The tender for the construction of the largest of three bridges that will span the Polihali reservoir and that will be built as part of the Lesotho Highlands Water Project (LHWP) Phase 2 – the Senqu River bridge – was released on March 4.
The bridge will be the first extradosed bridge, which combines pre-stressed box girder and cable-stayed elements in an efficient design, in Lesotho.
The bridge will be 825 m long and almost 100 m high. Work on the bridge design started in 2018, led by Zutari, formerly Aurecon Lesotho. Zutari also designed the Mabunyaneng and Khubelu bridges and will supervise the construction of the three bridges.
The tenders for the construction of the major bridges is an important step preceding the imminent tenders for the construction of the Polihali dam and the Polihali transfer tunnel, the Lesotho Highlands Development Authority (LHDA) notes in a March 20 statement.
Interested construction firms have up to June 18 to submit tenders. Specific information on the requirements and conditions of the tender is available on the LHDA website.
Construction of the Polihali dam will form the Polihali reservoir in the valleys and tributary catchments of the Senqu and Khubelu rivers, which will have a surface area of about 5 000 ha.
Owing to the depth of the valley and the inaccessible nature of the area where the Senqu Bridge will be built, the deck of the bridge will be built incrementally from both abutments. An in-situ segment midspan of the centre span will connect the two parts to form a continuous deck.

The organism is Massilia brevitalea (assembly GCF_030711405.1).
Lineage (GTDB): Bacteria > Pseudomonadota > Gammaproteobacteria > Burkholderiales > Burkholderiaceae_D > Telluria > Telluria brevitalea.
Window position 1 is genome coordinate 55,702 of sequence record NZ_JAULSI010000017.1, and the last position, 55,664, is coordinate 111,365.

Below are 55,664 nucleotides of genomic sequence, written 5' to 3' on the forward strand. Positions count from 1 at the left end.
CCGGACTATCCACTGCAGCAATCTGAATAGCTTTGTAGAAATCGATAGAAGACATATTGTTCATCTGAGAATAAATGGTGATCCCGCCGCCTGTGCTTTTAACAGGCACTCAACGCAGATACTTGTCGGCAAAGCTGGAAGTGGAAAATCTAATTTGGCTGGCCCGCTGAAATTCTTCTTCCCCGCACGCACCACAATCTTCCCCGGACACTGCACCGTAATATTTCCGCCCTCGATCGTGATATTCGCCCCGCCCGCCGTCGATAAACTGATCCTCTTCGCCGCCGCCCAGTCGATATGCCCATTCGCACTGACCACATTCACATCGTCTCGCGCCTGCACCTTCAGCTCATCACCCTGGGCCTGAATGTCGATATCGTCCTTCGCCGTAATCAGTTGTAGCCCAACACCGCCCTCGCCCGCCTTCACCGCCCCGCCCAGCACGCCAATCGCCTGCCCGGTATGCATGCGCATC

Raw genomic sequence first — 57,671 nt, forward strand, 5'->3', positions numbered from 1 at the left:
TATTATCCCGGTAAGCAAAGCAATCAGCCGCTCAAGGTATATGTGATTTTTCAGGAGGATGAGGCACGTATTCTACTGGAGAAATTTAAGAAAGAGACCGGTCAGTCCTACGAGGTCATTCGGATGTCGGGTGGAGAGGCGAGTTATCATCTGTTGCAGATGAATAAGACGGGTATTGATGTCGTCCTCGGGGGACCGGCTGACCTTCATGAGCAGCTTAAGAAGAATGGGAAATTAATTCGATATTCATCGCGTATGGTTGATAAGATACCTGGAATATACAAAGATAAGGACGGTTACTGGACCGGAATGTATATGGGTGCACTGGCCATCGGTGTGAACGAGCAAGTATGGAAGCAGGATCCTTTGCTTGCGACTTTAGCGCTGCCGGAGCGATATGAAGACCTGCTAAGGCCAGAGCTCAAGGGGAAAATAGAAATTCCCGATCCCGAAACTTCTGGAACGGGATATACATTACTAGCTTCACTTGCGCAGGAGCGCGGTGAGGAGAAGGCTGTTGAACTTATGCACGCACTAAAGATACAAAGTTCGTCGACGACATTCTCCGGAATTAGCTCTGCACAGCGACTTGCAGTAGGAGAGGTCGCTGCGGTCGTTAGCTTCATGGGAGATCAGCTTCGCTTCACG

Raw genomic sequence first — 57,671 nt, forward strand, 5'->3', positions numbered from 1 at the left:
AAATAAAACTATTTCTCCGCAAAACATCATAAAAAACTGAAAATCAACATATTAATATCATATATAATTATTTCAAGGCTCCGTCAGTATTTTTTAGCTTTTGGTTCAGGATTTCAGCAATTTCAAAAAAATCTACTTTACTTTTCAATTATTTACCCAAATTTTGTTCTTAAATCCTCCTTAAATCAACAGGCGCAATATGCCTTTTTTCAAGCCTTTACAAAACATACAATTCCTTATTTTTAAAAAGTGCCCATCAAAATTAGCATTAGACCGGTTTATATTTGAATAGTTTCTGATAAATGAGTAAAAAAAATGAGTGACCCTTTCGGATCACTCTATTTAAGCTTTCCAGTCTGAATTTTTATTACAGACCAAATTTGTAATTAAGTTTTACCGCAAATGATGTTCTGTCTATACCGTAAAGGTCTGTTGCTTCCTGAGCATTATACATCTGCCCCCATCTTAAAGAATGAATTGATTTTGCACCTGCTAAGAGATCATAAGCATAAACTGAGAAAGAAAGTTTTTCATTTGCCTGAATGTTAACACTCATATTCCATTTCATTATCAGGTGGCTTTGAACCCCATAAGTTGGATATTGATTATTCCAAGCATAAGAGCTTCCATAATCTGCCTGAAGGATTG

This construction method will minimise disturbance to the surrounding area and increase workers’ safety. It is envisaged that a steel launching nose will not be required. The pier shape is ideal to be constructed with sliding formwork, the LHDA says.
“Experience and expertise are crucial in delivering a sophisticated, technically challenging project of this kind, which will be one of the few for the LHWP and Lesotho. Based on our experience with other major works tenders, we are confident that our call for tenders will attract the right mix of expertise and experience,” comments LHDA CE Tente Tente.
Besides the three major bridges, the restoration of access across the reservoir also necessitates the construction of new approach road sections to the bridges that tie into the existing A1 road. The A1 is the main road between the Mokhotlong district in the north-east of the country and the capital Maseru.
The LHWP Phase 2 entails construction of the Polihali dam, a 38-km-long transfer tunnel and the associated infrastructure and hydropower component.
It builds on the successful completion of Phase I in 2003. LHWP delivers water to the Gauteng province in South Africa. Phase 2 will increase the current supply rate of 780-million cubic metres a year incrementally to more than 1.27-billion cubic metres a year.
The Phase 2 water transfer component comprises a dam at Polihali and a gravity tunnel that will connect the reservoir at Polihali with the Katse reservoir. It will also increase the electrical energy generated in Lesotho, using the delivery system to generate hydroelectric power.
This is a further step in the process of securing an independent energy source to meet Lesotho’s domestic requirements, the LHDA notes.
Further feasibility studies for the hydropower component of Phase 2 have concluded that conventional hydropower is the more feasible option to meet Lesotho’s energy needs.
Three potential sites were identified: two on the Senqu river and a third site at Oxbow on the Malibamatso river. The plan is to commission the selected option at the same time as the water transfer component in 2027.